The following editorial appeared in Saturday's Washington Post:
Our hope from the beginning has been that the presidential election dispute would end with a result that as many members as possible of the losing side would regard as fair. Part of fairness plainly involves adherence to the law. Friday's decision of the Florida Supreme Court is in that sense entitled to deference. The court, even split 4 to 3, is the ultimate state interpreter of state law.
We nonetheless have grave reservations about the decision -- both its practicality and the likelihood that in the current circumstances it can produce an evenhanded result. We believed Al Gore was entitled to his appeal. But we felt that, with legitimacy at stake -- their own as well as that of the election outcome -- the courts should intervene in the electoral process with utmost caution. It is far from clear to us that in this instance that high standard has been met.
The Bush campaign's decision to appeal, again, to the U.S. Supreme Court was a constructive step. It puts the federal court at institutional risk, as the Florida Supreme Court also was. But the U.S. Supreme Court has enormous authority. Where better to use it -- whether by overruling or letting stand the Florida decision -- than in a situation such as this that could too easily otherwise degenerate into a constitutional crisis.
In the meantime, we believe the other players in the drama should take a deep breath and pull back. For a month, the country has been in uncharted waters, and those arguably became choppier Friday night. All the more reason for every political leader to treat the courts, the electoral process and other democratic institutions with respect -- and with some awareness of their potential fragility. Democrat Jesse Jackson Friday said, "This could go down as one of the most corrupt campaigns of recent history." House Republican whip Tom DeLay said, "This judicial aggression must not stand." By contrast, James A. Baker III, George W. Bush's representative in Florida, was reassuringly restrained in expressing his opposition to the Florida Supreme Court decision.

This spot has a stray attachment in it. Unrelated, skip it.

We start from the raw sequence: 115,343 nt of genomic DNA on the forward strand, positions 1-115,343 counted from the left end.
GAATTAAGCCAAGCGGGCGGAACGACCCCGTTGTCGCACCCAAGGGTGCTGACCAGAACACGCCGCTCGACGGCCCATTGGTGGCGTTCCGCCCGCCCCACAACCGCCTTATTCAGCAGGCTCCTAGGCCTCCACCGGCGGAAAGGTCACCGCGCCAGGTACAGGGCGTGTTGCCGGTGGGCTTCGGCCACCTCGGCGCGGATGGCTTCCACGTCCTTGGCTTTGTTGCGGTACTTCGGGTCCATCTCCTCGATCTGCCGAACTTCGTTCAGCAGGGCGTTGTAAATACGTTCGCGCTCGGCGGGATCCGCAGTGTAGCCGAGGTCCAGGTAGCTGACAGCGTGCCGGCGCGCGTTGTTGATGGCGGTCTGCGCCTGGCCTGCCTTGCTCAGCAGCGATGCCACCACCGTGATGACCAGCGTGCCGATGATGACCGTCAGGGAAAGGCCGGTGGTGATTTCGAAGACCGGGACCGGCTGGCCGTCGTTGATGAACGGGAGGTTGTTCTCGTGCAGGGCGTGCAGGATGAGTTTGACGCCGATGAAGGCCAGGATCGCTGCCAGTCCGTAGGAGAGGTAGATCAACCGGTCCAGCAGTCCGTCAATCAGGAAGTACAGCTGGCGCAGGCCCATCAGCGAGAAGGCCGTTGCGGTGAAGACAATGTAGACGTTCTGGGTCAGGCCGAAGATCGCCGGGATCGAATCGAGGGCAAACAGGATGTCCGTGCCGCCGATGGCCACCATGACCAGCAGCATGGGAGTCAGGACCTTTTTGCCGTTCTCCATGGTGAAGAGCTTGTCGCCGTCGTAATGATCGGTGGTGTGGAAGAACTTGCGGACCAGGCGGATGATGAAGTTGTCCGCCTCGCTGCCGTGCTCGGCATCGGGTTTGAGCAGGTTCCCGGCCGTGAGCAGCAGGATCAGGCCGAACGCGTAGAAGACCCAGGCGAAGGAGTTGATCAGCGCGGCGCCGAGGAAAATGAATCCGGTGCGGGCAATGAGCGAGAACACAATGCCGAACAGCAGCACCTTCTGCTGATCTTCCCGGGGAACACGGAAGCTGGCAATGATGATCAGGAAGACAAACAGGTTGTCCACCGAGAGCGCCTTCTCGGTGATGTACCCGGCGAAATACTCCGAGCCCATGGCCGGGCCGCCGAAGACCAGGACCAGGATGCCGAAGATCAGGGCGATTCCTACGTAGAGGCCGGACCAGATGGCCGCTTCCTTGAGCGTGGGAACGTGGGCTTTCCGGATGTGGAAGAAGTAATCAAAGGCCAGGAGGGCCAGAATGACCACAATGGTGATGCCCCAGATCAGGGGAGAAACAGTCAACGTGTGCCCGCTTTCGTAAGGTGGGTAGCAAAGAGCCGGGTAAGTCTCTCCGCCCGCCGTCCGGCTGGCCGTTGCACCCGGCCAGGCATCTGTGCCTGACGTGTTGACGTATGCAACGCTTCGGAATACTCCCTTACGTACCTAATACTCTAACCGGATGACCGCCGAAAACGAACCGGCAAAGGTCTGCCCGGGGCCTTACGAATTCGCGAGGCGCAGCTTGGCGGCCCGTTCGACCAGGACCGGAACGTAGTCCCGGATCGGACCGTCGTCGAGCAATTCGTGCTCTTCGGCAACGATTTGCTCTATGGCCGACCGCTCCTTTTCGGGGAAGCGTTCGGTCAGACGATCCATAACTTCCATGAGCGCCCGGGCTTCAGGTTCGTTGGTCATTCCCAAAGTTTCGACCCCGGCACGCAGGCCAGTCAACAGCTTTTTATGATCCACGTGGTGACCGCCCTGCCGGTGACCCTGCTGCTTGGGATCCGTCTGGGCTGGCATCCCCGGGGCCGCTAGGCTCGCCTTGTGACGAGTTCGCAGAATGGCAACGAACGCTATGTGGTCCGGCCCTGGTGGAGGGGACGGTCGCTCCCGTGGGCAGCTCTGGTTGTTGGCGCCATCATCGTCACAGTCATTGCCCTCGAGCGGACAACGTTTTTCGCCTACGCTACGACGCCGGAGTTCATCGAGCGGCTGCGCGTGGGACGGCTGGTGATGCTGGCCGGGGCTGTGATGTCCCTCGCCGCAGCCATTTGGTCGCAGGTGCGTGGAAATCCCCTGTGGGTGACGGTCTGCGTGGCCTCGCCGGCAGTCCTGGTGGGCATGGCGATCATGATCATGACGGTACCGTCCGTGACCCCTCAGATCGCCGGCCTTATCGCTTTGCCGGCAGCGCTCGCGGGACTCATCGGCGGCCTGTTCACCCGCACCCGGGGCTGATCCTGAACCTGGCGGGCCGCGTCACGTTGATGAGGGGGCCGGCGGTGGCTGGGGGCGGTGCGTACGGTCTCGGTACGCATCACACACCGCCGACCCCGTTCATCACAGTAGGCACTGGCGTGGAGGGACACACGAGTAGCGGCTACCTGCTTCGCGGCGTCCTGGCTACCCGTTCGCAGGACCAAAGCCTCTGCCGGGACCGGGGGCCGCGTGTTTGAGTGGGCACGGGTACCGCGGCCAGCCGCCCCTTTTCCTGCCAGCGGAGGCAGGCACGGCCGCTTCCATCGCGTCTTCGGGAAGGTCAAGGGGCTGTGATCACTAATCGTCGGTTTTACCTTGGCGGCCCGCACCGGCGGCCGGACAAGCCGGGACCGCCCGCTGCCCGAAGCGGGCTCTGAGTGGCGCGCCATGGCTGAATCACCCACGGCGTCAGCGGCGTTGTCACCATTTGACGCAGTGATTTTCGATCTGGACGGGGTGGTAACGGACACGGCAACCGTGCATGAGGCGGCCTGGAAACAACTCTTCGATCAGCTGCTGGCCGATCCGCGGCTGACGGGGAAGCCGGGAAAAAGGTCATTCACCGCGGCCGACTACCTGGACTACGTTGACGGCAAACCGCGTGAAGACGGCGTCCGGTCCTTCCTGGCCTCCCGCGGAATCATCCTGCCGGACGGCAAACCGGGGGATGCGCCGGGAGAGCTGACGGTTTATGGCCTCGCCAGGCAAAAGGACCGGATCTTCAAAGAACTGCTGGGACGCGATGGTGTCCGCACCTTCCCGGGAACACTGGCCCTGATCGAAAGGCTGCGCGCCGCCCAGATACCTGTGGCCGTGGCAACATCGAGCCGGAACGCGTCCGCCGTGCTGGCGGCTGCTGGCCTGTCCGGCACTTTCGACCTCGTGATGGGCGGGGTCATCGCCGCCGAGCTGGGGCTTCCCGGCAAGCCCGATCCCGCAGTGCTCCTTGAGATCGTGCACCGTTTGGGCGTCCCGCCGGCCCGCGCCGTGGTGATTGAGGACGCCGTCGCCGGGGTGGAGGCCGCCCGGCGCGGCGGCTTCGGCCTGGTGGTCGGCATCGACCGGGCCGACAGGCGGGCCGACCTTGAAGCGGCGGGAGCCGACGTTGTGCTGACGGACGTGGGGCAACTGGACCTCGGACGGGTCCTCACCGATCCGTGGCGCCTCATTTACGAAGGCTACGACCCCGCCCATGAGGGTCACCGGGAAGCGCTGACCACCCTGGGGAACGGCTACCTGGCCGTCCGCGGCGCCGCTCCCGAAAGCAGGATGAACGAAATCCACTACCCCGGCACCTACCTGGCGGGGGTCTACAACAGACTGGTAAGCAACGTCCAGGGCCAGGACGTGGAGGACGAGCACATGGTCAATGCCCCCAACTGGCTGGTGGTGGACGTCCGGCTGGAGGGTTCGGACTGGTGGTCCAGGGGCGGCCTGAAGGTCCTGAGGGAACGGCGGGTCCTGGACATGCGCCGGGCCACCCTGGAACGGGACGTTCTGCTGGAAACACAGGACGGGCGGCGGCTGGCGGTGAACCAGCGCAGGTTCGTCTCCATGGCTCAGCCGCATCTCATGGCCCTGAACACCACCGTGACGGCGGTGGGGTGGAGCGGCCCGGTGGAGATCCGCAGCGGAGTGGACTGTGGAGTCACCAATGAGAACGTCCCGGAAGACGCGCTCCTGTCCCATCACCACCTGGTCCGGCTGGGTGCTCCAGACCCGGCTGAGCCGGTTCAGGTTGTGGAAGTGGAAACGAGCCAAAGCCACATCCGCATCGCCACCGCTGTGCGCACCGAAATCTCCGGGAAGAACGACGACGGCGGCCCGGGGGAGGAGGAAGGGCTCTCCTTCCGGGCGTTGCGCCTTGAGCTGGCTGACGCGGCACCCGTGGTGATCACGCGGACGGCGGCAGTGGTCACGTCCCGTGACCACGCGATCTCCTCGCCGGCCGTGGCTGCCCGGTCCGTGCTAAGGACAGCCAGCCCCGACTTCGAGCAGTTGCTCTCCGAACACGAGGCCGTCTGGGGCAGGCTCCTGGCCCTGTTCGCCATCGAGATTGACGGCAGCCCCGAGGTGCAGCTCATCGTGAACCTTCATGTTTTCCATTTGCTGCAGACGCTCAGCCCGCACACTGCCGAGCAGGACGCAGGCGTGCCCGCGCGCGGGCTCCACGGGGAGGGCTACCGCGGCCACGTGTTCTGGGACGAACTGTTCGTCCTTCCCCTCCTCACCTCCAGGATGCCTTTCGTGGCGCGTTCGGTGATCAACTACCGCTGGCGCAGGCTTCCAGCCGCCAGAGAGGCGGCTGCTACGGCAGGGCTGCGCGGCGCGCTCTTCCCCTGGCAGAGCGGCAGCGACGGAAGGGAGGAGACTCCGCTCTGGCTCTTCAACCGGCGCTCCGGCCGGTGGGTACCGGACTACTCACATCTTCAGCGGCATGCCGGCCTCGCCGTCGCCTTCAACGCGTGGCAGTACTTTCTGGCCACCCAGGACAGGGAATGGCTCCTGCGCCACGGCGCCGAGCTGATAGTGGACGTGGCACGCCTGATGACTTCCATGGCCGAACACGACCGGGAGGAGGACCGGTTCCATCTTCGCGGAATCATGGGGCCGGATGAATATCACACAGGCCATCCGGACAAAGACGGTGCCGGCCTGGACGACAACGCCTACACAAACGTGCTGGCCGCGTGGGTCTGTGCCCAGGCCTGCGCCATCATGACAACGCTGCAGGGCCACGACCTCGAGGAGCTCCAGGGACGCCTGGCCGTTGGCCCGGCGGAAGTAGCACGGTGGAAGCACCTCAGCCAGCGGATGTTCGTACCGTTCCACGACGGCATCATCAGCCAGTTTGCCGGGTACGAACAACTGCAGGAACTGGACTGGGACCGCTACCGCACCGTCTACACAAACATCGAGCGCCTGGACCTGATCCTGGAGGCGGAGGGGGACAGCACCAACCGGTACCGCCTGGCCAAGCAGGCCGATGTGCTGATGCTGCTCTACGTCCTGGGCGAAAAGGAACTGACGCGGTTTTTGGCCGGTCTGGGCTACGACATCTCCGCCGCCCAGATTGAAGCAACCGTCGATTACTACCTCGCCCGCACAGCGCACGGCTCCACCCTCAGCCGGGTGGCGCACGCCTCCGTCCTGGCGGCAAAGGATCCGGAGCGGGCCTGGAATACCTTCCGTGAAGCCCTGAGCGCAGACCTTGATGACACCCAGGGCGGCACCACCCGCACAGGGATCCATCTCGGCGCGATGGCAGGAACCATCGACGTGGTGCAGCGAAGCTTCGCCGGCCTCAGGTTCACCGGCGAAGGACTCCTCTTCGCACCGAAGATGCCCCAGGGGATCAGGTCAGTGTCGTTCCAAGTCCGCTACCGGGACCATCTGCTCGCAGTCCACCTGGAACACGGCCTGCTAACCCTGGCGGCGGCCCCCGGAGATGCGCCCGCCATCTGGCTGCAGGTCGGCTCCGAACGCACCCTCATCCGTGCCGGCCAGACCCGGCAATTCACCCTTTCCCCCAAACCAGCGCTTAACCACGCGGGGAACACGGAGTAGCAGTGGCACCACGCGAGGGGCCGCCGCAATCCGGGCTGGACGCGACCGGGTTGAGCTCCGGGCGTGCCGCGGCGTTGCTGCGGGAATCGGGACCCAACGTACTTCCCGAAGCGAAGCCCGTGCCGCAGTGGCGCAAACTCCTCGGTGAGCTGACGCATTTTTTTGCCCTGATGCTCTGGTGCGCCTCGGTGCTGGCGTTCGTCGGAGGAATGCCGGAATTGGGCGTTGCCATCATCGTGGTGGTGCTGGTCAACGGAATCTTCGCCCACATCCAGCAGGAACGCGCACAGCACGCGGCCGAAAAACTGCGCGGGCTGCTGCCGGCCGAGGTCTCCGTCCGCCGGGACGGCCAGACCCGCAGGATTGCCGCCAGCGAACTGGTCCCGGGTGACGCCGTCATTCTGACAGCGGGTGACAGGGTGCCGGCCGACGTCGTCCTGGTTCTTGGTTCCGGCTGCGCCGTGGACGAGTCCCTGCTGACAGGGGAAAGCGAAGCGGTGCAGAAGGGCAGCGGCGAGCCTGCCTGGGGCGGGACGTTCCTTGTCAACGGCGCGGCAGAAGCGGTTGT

Plainly that court was in a difficult position. The candidates and the circumstances -- including its own earlier ruling -- had left it with no perfect or even good outcome. Its majority has insisted on the principle, which we also believe to be vital, that as far as possible every valid, discernible vote should be counted. But the court also had recognized, in its earlier decision, that without finality -- without some prompt conclusion to the counting -- Florida's electoral votes could be jeopardized and so all of Florida's voters disenfranchised.
The majority Friday night gave greater weight to the first principle, and to the notion -- which we also earlier embraced -- that a statewide recount was fairer than one in selected counties. The chief justice, in dissent, warned, in essence, that it is too late for such principles; he feared, he said, that the majority's decision "propels this country and this state into an unprecedented and unnecessary constitutional crisis." We sympathize with the urge to count, but also with the chief justice's concern. The question is whether this hasty order will produce a sounder count or a worse one. The court itself is split. It failed to enunciate a specific standard for reading a voter's intent, leaving open the possibility that further inconclusive so-called dimpled ballots could be included in the tally; indeed, the court accepted votes from two counties that tallied according to very different standards. And the court's remedy could still leave a significant number of unfairly challenged military and other absentee votes uncounted.
The Florida legislature is in special session, poised to intervene by naming a set of electors loyal to George W. Bush. This remains as wrong and inflammatory today as before the Florida court decision. To intervene while the courts are still proceeding according to law would not yield a fairer result, in reality or perception. The count, assuming it is allowed to continue, should be conducted according to as uniform a conservative standard as possible. Whatever number emerges at the end, if any, ought to be as defensible as the courts can make it. The U.S. Supreme Court has been asked for a reading of the law. The politicians meanwhile should cool it; the candidates in particular should make room for as orderly a result as can yet be salvaged. Both will regret it -- so in the end will both parties, and all of us -- if they fail that test. It is in the candidates' own joint interest, even at this late stage, to have as broadly acceptable an outcome as can possibly be retrieved from a process gone badly off track.
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